“I loved it,” said Padma Lakshmi, wearing a slip of a blue silk dress, as she hugged Ralph Rucci after his exceptional collection.
The designer, whose coterie of adoring clients filled his book-laden, glass-fronted studio, deserves to be labelled ‘American Fashion’s National Treasure’. For his clothes are the nearest New York gets to the elegance of haute couture.
From the white trapeze top, skirting the body, to the grand ‘Infanta’ dress in duchesse satin that closed the show, this was a tour de force.
Intriguingly, Ralph Rucci wrote his thoughts at length in the programme notes – turning his collection inside out, as it were. He talked about the “balance” of clothes, as the trapeze top formed a triangle above narrow pants.
Then there was a technique he took from his own haute couture: tubes resting on a bed of tulle. Having read the storyline, which started with a quote from the poet TS Eliot, I was expecting what those luxury watchmakers call ‘complications’.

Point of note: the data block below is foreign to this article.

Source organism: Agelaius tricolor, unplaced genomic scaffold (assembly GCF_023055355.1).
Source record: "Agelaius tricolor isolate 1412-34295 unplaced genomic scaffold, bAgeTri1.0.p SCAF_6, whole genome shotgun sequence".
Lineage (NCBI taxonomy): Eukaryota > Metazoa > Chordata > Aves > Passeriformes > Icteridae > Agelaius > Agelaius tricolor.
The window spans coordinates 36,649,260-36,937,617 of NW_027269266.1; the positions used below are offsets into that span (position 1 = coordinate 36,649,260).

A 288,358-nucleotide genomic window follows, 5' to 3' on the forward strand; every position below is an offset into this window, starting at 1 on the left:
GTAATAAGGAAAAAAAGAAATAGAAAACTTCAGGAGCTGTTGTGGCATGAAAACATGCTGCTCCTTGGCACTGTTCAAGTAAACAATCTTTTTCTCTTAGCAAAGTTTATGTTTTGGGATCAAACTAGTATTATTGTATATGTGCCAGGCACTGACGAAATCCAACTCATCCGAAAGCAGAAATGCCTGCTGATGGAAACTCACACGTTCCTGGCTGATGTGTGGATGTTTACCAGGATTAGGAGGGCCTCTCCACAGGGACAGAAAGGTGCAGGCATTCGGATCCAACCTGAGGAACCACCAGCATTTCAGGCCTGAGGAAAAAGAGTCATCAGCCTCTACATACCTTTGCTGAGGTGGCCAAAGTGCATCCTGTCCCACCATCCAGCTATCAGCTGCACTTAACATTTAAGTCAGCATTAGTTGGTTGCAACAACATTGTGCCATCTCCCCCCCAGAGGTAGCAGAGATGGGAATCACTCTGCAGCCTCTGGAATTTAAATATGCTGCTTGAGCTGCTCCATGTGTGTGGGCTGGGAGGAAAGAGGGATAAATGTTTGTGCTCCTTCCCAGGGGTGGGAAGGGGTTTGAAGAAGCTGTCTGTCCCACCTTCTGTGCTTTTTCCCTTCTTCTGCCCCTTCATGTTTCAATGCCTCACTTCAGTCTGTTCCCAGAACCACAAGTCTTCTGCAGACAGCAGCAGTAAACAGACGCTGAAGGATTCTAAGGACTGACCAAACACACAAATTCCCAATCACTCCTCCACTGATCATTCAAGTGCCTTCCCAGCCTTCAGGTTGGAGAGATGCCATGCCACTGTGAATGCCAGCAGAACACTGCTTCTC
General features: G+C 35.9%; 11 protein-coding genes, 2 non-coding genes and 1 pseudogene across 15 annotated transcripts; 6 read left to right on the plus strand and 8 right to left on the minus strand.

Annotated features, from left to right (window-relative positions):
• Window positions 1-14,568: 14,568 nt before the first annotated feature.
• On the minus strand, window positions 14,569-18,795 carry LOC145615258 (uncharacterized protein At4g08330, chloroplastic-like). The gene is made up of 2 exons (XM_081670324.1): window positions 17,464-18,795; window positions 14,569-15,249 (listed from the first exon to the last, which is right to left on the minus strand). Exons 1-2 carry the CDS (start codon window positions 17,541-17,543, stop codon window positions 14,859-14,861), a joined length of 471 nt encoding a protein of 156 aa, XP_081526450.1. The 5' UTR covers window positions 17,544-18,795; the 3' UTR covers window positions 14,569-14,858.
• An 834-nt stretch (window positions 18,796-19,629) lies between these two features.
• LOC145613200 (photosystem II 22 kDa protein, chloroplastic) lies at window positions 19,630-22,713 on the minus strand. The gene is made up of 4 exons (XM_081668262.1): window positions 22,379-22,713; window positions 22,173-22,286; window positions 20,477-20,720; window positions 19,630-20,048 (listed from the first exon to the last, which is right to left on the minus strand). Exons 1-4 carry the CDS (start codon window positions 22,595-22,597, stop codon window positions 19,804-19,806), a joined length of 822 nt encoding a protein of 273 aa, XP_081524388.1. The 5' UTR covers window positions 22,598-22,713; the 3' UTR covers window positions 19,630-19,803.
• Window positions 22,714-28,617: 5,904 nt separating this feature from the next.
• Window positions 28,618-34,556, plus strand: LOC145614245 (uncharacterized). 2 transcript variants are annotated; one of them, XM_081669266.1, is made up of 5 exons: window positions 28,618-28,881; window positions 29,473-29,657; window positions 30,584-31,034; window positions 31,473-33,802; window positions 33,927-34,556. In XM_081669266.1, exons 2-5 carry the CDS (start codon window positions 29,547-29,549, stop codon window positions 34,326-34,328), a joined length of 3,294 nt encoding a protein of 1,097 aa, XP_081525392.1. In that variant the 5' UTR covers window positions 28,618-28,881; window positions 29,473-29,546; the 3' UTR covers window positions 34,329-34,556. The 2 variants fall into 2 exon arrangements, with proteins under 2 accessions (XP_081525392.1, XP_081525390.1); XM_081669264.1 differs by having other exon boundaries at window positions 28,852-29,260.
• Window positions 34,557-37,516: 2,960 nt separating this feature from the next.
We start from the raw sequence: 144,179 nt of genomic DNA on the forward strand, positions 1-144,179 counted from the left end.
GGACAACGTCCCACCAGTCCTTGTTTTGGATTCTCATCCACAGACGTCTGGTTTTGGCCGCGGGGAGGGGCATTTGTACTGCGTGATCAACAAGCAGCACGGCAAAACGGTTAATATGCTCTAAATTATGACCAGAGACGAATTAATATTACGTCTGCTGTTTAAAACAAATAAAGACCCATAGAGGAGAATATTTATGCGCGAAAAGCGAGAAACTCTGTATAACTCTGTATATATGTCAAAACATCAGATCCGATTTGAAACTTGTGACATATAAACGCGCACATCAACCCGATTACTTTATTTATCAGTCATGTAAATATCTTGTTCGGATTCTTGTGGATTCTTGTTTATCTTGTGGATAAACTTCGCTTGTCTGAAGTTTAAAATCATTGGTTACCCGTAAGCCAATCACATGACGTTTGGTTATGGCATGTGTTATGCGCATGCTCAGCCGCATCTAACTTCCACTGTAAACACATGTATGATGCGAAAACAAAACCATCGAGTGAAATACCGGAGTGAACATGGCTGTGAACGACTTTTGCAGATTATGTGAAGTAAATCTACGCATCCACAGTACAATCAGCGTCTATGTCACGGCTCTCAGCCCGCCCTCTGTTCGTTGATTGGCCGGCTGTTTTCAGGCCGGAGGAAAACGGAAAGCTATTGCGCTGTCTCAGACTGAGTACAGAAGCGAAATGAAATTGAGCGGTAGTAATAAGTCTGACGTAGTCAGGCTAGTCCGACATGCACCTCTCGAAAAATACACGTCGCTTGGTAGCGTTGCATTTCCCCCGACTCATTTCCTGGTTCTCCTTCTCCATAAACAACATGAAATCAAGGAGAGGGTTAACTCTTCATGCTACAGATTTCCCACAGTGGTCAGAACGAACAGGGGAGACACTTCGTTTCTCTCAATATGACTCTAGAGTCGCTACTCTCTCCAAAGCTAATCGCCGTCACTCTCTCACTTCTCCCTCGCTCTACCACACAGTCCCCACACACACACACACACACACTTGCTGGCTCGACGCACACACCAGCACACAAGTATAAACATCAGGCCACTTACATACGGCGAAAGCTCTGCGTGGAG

Instead, the clothes had the artful simplicity of a master cutter: and those tubes might just be inserts at the wrists and hips of a white jacket, worn over skinny black pants.
If you define fashion designers as either architects or decorators, Rucci is a rare combination of the two, able to cut a rigorous coat, where patterns were taken from the designer’s own drawings.
The most modern piece was a shiny, transparent rain jacket, with a pink cherry-blossom pattern, worn over a white shirt and black pants.
We fashion editors are so conditioned to the idea that garments with this level of handiwork have to be ‘Made in Italy’, that it was good to hear from Ralph Rucci that everything was made in his studio in New York City.
He said it with pride.